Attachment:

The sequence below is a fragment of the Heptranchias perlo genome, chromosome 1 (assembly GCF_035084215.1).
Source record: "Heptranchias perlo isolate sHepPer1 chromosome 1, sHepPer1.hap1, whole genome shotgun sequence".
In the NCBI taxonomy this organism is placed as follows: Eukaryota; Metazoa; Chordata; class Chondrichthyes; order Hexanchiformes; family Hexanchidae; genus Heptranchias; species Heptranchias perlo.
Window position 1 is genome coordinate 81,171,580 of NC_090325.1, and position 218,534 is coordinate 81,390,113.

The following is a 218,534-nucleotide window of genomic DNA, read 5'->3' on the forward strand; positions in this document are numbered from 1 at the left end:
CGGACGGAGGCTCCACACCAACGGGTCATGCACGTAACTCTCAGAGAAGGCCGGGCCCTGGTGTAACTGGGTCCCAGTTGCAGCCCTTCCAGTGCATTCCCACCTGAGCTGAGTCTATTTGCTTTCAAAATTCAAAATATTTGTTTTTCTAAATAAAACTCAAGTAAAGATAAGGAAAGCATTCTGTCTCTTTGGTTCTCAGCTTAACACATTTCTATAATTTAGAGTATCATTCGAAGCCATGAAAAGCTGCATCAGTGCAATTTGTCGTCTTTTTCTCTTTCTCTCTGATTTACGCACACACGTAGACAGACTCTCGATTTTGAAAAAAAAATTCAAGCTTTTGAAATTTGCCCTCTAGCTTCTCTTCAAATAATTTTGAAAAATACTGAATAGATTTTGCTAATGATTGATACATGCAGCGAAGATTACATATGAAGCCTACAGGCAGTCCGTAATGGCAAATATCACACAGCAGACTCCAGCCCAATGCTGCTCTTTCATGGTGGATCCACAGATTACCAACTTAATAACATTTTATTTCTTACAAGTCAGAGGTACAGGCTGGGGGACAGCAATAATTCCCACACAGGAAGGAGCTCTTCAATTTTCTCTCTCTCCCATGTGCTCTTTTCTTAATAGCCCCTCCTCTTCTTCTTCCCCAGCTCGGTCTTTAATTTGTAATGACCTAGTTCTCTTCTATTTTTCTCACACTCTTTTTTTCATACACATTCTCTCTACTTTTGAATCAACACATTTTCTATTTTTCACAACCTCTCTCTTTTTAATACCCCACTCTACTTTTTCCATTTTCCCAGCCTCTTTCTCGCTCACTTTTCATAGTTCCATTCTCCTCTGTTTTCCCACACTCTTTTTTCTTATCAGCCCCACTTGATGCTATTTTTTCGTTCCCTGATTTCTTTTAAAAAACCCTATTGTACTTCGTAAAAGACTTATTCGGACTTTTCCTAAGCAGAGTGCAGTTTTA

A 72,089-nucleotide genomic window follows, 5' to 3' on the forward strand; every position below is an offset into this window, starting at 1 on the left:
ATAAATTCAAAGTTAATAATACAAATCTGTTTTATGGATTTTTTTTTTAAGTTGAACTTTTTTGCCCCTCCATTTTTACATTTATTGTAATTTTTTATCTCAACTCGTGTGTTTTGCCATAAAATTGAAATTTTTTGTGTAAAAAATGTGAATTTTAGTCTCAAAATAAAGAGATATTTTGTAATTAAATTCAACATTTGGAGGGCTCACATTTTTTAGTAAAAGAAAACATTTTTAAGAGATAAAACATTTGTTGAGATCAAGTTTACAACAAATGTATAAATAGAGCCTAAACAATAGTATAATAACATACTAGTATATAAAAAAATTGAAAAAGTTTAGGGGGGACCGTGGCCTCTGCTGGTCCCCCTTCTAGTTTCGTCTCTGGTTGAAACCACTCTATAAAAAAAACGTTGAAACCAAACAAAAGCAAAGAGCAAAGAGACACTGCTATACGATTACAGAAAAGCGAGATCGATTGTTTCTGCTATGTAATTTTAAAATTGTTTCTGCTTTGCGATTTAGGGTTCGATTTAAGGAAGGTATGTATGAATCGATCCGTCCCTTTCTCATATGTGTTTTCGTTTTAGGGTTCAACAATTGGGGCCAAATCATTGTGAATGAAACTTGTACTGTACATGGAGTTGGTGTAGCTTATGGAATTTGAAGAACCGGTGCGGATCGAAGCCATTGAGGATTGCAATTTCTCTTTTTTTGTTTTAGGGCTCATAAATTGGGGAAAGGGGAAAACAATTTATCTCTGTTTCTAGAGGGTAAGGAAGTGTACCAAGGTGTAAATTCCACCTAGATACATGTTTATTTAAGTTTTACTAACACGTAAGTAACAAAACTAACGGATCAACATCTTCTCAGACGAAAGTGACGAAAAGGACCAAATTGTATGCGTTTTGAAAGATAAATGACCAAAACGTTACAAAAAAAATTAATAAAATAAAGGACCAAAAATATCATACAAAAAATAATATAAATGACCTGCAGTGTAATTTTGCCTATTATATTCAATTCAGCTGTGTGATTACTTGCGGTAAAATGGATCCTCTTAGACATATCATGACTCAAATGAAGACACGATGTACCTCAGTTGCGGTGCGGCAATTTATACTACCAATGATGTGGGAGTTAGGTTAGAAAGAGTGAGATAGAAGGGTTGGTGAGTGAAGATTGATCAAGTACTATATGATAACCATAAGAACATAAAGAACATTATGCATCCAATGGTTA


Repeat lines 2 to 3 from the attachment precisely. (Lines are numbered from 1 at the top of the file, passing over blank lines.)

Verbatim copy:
Source record: "Heptranchias perlo isolate sHepPer1 chromosome 1, sHepPer1.hap1, whole genome shotgun sequence".
In the NCBI taxonomy this organism is placed as follows: Eukaryota; Metazoa; Chordata; class Chondrichthyes; order Hexanchiformes; family Hexanchidae; genus Heptranchias; species Heptranchias perlo.